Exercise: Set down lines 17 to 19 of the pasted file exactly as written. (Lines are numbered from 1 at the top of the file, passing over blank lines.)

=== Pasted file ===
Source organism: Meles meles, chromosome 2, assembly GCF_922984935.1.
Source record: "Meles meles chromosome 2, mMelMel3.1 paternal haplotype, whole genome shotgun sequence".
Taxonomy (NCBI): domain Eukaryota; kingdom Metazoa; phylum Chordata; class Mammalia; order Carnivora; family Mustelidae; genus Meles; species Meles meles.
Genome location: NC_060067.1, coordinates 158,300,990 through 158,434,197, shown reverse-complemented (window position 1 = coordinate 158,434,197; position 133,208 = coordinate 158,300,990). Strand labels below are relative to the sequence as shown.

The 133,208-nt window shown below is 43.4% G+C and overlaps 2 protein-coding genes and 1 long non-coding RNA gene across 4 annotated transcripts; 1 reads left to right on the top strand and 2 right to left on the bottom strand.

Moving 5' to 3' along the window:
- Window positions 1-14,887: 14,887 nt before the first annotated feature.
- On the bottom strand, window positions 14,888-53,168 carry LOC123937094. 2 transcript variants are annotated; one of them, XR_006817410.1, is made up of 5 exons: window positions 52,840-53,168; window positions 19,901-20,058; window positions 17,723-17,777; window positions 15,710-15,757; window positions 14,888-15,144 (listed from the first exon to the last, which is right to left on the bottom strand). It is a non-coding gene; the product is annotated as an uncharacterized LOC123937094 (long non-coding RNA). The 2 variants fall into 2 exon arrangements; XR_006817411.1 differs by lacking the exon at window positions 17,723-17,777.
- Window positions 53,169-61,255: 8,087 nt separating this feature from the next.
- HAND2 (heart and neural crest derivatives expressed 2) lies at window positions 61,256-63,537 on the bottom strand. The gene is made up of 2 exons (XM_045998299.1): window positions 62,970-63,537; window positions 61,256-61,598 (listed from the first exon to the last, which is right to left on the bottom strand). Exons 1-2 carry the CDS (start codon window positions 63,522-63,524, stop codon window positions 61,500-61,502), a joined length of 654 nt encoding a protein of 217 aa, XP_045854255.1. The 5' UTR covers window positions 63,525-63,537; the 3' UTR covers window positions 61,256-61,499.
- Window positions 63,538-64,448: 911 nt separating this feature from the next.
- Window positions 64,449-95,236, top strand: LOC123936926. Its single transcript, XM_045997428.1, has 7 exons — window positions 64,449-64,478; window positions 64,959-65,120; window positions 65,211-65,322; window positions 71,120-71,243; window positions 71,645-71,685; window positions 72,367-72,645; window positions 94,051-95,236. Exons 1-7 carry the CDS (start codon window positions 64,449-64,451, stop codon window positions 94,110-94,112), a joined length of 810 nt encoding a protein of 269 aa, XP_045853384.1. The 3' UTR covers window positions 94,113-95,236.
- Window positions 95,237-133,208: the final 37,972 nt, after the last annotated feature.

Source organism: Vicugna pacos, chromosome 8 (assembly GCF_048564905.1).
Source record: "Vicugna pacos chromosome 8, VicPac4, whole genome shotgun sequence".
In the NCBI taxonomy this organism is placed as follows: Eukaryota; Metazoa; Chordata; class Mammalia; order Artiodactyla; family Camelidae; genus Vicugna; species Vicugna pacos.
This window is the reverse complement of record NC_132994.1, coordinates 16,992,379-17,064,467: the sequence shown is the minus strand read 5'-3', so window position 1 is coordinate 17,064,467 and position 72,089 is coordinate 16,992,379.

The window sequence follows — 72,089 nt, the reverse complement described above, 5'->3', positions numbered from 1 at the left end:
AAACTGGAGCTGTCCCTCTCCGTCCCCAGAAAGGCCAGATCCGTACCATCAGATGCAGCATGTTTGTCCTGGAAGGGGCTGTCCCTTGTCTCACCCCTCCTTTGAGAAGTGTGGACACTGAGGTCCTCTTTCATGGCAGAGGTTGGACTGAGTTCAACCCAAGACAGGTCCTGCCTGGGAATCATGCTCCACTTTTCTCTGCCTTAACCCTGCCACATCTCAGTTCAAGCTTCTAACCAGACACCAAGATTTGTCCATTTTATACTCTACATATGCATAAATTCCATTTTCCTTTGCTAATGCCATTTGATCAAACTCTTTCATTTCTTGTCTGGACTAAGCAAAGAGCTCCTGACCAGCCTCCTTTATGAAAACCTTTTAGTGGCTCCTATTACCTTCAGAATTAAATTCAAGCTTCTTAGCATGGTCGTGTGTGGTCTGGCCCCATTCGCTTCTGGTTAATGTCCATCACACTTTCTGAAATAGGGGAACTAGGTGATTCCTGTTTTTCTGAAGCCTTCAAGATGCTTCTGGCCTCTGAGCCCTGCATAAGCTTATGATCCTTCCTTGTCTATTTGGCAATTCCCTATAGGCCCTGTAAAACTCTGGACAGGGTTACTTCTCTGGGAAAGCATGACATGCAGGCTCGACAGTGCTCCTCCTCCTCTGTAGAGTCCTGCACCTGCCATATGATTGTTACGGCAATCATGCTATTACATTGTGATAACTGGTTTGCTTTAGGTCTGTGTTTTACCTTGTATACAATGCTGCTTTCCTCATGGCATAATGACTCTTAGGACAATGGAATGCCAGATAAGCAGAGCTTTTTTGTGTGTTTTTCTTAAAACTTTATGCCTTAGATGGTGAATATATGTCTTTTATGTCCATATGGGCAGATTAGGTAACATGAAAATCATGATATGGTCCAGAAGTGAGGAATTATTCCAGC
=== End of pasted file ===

This window is the reverse complement of record NC_132994.1, coordinates 16,992,379-17,064,467: the sequence shown is the minus strand read 5'-3', so window position 1 is coordinate 17,064,467 and position 72,089 is coordinate 16,992,379.

The window sequence follows — 72,089 nt, the reverse complement described above, 5'->3', positions numbered from 1 at the left end:
AAACTGGAGCTGTCCCTCTCCGTCCCCAGAAAGGCCAGATCCGTACCATCAGATGCAGCATGTTTGTCCTGGAAGGGGCTGTCCCTTGTCTCACCCCTCCTTTGAGAAGTGTGGACACTGAGGTCCTCTTTCATGGCAGAGGTTGGACTGAGTTCAACCCAAGACAGGTCCTGCCTGGGAATCATGCTCCACTTTTCTCTGCCTTAACCCTGCCACATCTCAGTTCAAGCTTCTAACCAGACACCAAGATTTGTCCATTTTATACTCTACATATGCATAAATTCCATTTTCCTTTGCTAATGCCATTTGATCAAACTCTTTCATTTCTTGTCTGGACTAAGCAAAGAGCTCCTGACCAGCCTCCTTTATGAAAACCTTTTAGTGGCTCCTATTACCTTCAGAATTAAATTCAAGCTTCTTAGCATGGTCGTGTGTGGTCTGGCCCCATTCGCTTCTGGTTAATGTCCATCACACTTTCTGAAATAGGGGAACTAGGTGATTCCTGTTTTTCTGAAGCCTTCAAGATGCTTCTGGCCTCTGAGCCCTGCATAAGCTTATGATCCTTCCTTGTCTATTTGGCAATTCCCTATAGGCCCTGTAAAACTCTGGACAGGGTTACTTCTCTGGGAAAGCATGACATGCAGGCTCGACAGTGCTCCTCCTCCTCTGTAGAGTCCTGCACCTGCCATATGATTGTTACGGCAATCATGCTATTACATTGTGATAACTGGTTTGCTTTAGGTCTGTGTTTTACCTTGTATACAATGCTGCTTTCCTCATGGCATAATGACTCTTAGGACAATGGAATGCCAGATAAGCAGAGCTTTTTTGTGTGTTTTTCTTAAAACTTTATGCCTTAGATGGTGAATATATGTCTTTTATGTCCATATGGGCAGATTAGGTAACATGAAAATCATGATATGGTCCAGAAGTGAGGAATTATTCCAGC